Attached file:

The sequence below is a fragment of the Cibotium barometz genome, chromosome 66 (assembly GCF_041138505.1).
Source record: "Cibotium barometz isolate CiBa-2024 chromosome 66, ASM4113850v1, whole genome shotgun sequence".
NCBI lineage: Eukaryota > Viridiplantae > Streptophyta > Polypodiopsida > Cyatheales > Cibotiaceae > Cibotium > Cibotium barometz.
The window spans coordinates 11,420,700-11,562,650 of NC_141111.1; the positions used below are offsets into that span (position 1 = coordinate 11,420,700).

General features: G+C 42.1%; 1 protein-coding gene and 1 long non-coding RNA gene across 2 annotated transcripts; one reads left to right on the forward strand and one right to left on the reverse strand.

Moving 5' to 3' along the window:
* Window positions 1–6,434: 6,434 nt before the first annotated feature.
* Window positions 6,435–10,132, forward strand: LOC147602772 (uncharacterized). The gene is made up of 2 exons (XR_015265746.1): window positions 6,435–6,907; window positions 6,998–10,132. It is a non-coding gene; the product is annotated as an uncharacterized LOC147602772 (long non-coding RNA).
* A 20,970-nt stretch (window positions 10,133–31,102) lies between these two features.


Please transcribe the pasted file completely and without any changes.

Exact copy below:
The sequence below is a fragment of the Cibotium barometz genome, chromosome 66 (assembly GCF_041138505.1).
Source record: "Cibotium barometz isolate CiBa-2024 chromosome 66, ASM4113850v1, whole genome shotgun sequence".
NCBI lineage: Eukaryota > Viridiplantae > Streptophyta > Polypodiopsida > Cyatheales > Cibotiaceae > Cibotium > Cibotium barometz.
The window spans coordinates 11,420,700-11,562,650 of NC_141111.1; the positions used below are offsets into that span (position 1 = coordinate 11,420,700).

General features: G+C 42.1%; 1 protein-coding gene and 1 long non-coding RNA gene across 2 annotated transcripts; one reads left to right on the forward strand and one right to left on the reverse strand.

Moving 5' to 3' along the window:
* Window positions 1–6,434: 6,434 nt before the first annotated feature.
* Window positions 6,435–10,132, forward strand: LOC147602772 (uncharacterized). The gene is made up of 2 exons (XR_015265746.1): window positions 6,435–6,907; window positions 6,998–10,132. It is a non-coding gene; the product is annotated as an uncharacterized LOC147602772 (long non-coding RNA).
* A 20,970-nt stretch (window positions 10,133–31,102) lies between these two features.